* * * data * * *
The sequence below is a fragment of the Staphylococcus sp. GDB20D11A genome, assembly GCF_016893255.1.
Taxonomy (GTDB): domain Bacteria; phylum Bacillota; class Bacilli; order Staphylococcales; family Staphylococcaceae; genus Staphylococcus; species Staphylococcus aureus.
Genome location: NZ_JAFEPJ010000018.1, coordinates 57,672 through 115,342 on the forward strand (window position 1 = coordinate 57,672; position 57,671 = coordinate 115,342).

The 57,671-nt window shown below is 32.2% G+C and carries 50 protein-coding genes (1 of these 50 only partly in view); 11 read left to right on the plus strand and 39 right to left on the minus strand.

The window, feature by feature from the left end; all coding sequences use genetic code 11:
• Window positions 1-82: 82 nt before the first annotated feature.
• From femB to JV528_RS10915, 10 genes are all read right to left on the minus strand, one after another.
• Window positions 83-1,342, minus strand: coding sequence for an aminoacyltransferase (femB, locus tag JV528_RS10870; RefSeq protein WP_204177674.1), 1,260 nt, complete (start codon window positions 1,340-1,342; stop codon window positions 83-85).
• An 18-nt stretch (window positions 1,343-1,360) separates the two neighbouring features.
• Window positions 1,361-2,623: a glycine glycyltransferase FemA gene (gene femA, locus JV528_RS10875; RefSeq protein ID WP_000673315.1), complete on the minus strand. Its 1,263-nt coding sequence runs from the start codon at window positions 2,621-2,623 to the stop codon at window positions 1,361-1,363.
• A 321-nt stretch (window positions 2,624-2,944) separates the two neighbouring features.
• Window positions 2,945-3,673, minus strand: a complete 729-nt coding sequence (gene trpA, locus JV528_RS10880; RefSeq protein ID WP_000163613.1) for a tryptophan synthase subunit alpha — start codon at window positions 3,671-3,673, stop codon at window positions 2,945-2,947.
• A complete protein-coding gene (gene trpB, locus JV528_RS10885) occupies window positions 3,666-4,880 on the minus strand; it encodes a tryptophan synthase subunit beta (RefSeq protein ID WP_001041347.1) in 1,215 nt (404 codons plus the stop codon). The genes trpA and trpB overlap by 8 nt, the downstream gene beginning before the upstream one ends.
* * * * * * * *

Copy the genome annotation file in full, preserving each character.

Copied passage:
The sequence below is a fragment of the Staphylococcus sp. GDB20D11A genome, assembly GCF_016893255.1.
Taxonomy (GTDB): domain Bacteria; phylum Bacillota; class Bacilli; order Staphylococcales; family Staphylococcaceae; genus Staphylococcus; species Staphylococcus aureus.
Genome location: NZ_JAFEPJ010000018.1, coordinates 57,672 through 115,342 on the forward strand (window position 1 = coordinate 57,672; position 57,671 = coordinate 115,342).

The 57,671-nt window shown below is 32.2% G+C and carries 50 protein-coding genes (1 of these 50 only partly in view); 11 read left to right on the plus strand and 39 right to left on the minus strand.

The window, feature by feature from the left end; all coding sequences use genetic code 11:
• Window positions 1-82: 82 nt before the first annotated feature.
• From femB to JV528_RS10915, 10 genes are all read right to left on the minus strand, one after another.
• Window positions 83-1,342, minus strand: coding sequence for an aminoacyltransferase (femB, locus tag JV528_RS10870; RefSeq protein WP_204177674.1), 1,260 nt, complete (start codon window positions 1,340-1,342; stop codon window positions 83-85).
• An 18-nt stretch (window positions 1,343-1,360) separates the two neighbouring features.
• Window positions 1,361-2,623: a glycine glycyltransferase FemA gene (gene femA, locus JV528_RS10875; RefSeq protein ID WP_000673315.1), complete on the minus strand. Its 1,263-nt coding sequence runs from the start codon at window positions 2,621-2,623 to the stop codon at window positions 1,361-1,363.
• A 321-nt stretch (window positions 2,624-2,944) separates the two neighbouring features.
• Window positions 2,945-3,673, minus strand: a complete 729-nt coding sequence (gene trpA, locus JV528_RS10880; RefSeq protein ID WP_000163613.1) for a tryptophan synthase subunit alpha — start codon at window positions 3,671-3,673, stop codon at window positions 2,945-2,947.
• A complete protein-coding gene (gene trpB, locus JV528_RS10885) occupies window positions 3,666-4,880 on the minus strand; it encodes a tryptophan synthase subunit beta (RefSeq protein ID WP_001041347.1) in 1,215 nt (404 codons plus the stop codon). The genes trpA and trpB overlap by 8 nt, the downstream gene beginning before the upstream one ends.